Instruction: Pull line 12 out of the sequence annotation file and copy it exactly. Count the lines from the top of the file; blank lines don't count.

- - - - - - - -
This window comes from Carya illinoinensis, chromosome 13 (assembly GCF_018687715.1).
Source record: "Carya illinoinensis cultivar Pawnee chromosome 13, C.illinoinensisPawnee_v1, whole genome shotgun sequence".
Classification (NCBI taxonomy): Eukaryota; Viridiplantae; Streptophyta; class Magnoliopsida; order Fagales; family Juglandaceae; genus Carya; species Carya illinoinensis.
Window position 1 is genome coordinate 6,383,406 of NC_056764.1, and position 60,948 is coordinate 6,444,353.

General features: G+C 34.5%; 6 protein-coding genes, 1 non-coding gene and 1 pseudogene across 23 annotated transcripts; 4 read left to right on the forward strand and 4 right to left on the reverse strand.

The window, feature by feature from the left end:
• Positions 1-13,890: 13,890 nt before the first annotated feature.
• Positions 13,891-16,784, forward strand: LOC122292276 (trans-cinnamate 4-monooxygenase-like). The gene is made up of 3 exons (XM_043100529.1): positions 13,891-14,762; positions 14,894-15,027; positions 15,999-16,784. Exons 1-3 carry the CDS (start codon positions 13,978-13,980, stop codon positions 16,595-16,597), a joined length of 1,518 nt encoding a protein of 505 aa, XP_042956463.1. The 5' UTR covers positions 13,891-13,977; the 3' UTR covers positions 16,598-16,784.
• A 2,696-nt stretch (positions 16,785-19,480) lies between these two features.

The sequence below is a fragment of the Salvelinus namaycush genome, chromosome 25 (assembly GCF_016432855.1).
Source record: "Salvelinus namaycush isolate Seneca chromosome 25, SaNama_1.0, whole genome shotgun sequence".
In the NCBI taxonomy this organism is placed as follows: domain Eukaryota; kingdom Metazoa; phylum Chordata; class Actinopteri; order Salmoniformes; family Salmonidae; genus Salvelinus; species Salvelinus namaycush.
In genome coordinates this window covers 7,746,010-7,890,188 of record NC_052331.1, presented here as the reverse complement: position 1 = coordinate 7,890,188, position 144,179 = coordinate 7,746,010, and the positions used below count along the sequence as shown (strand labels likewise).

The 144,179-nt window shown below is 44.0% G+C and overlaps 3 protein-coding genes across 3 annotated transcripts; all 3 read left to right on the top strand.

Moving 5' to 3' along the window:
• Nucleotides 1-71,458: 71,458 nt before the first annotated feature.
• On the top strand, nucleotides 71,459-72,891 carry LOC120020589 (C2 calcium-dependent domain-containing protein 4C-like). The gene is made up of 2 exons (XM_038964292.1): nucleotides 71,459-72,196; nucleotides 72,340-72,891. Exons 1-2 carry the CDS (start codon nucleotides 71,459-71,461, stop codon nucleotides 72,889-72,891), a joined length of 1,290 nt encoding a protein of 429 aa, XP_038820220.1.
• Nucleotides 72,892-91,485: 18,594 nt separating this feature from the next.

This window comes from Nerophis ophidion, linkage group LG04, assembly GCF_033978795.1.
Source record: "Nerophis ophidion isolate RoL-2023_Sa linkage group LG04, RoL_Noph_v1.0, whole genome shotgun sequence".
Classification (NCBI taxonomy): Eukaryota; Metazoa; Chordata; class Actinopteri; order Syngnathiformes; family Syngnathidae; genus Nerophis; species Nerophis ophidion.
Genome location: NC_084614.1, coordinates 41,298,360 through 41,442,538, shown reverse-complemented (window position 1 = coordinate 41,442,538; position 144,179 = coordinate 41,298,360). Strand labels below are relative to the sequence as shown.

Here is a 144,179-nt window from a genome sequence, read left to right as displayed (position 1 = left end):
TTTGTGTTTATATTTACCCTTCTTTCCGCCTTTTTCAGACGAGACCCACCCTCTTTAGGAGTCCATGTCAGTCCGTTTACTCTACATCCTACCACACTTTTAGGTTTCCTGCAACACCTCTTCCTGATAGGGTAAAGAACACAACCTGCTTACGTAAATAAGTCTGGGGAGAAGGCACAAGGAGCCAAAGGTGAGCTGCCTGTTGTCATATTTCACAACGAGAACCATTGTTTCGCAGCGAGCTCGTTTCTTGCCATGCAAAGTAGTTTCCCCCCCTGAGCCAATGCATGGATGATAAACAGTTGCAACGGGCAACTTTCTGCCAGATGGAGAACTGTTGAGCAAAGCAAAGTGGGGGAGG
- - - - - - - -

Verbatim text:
In the NCBI taxonomy this organism is placed as follows: domain Eukaryota; kingdom Metazoa; phylum Chordata; class Actinopteri; order Salmoniformes; family Salmonidae; genus Salvelinus; species Salvelinus namaycush.